PMCCPMCCPMCC

Search tips
Search criteria 

Advanced

 
Logo of nihpaAbout Author manuscriptsSubmit a manuscriptNIH Public Access; Author Manuscript; Accepted for publication in peer reviewed journal;
 
J Behav Health Serv Res. Author manuscript; available in PMC Jul 1, 2014.
Published in final edited form as:
PMCID: PMC3400710
NIHMSID: NIHMS368040
A Preliminary 6-Month Prospective Study Examining Self-reported Religious Preference, Religiosity/Spirituality, and Retention at a Jewish Residential Treatment Center for Substance-Related Disorders
Iman Parhami, MD, MPH,corresponding author Margarit Davtian, MA, Michael Collard, MA, Jean Lopez, BSc, and Timothy W. Fong, MD
Iman Parhami, Department of Psychiatry and Biobehavioral Sciences, University of California, Los Angeles, 760 Westwood Plaza, Mailcode 175919, Los Angeles, CA 90095, USA. Phone: 310-8254845; Fax: 310-8250301; iparhami/at/mednet.ucla.edu;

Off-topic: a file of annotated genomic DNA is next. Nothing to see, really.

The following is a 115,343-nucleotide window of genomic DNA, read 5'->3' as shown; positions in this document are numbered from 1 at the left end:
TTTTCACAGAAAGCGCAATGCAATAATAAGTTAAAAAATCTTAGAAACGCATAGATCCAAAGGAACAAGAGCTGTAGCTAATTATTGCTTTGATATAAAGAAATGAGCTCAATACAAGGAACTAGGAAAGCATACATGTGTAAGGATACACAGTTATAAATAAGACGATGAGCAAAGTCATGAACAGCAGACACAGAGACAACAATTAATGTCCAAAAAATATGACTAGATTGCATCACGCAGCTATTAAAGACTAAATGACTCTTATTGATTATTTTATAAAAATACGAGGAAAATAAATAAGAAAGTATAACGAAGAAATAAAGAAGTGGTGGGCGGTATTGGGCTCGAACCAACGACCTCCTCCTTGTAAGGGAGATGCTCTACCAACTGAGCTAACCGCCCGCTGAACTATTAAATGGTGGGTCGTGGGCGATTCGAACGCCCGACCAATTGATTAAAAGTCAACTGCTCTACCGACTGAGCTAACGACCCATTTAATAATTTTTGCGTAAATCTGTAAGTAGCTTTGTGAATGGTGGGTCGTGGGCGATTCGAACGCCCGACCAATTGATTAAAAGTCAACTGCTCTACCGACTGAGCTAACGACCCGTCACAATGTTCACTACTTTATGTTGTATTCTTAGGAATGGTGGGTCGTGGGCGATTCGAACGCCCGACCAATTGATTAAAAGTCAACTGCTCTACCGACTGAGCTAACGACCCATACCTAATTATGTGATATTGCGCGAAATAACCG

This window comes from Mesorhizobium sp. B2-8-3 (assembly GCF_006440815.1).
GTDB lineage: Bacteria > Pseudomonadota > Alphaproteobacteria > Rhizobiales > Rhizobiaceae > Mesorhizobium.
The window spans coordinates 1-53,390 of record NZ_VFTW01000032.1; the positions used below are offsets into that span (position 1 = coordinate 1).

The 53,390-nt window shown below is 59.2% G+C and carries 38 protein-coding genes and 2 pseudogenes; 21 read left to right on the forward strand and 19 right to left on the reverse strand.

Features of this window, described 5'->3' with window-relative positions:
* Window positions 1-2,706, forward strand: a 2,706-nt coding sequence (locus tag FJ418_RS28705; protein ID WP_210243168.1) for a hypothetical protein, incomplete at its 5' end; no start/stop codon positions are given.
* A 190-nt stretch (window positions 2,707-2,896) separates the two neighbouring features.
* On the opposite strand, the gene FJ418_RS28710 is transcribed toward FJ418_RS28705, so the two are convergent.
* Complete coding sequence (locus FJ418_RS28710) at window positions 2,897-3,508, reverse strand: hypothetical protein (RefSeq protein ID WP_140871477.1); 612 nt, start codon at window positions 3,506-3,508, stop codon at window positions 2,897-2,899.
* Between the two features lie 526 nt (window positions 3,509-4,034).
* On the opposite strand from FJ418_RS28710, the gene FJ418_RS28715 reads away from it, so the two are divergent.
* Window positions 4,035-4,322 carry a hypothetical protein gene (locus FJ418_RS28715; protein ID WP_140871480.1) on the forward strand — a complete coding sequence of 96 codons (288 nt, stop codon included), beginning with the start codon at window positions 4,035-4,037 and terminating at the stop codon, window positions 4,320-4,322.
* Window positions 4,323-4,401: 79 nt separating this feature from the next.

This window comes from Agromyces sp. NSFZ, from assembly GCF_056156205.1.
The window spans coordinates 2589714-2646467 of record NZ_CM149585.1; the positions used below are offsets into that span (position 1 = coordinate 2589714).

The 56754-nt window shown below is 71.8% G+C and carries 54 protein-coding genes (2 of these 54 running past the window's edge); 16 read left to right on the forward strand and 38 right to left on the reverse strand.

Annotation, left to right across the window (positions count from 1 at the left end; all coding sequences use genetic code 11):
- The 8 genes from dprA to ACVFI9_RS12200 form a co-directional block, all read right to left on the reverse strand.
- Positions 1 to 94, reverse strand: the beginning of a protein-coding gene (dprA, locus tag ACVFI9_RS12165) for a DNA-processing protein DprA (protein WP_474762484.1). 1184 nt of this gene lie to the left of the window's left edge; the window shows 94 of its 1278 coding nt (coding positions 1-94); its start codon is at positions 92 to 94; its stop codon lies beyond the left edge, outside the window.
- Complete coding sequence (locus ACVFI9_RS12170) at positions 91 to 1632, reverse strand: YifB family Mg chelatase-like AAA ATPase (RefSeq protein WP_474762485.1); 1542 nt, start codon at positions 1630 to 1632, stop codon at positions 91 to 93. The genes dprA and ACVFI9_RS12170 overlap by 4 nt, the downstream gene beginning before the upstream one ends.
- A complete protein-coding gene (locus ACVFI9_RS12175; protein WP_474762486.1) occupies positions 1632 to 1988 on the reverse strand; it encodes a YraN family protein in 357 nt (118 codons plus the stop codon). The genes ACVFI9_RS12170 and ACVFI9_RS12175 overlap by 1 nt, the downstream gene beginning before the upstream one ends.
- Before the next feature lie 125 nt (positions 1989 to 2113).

corresponding authorCorresponding author.
Although there is a substantial amount of research suggesting that higher levels of religiosity/spirituality (R/S) are associated with better treatment outcomes of substance-related disorders, no studies have explored this relationship at a faith-based residential treatment center. The objective of this prospective study is to explore the relationship between R/S, self-reported religious preference, and retention at a Jewish residential treatment center for substance-related disorders. Using the Daily Spiritual Experience Scale, R/S levels were assessed for 33 subjects at baseline, 1 month, 3 months, and 6 months. Results demonstrated a significant relationship between baseline R/S level and retention at 6 months, while R/S levels were unchanged during the course of treatment. Notably, no relationship was found between self-reported religious affiliation and retention. This study demonstrates that patients’ R/S level, rather than religious affiliation, is a possible predictor for better outcome at faith-based residential centers for substance-related disorders.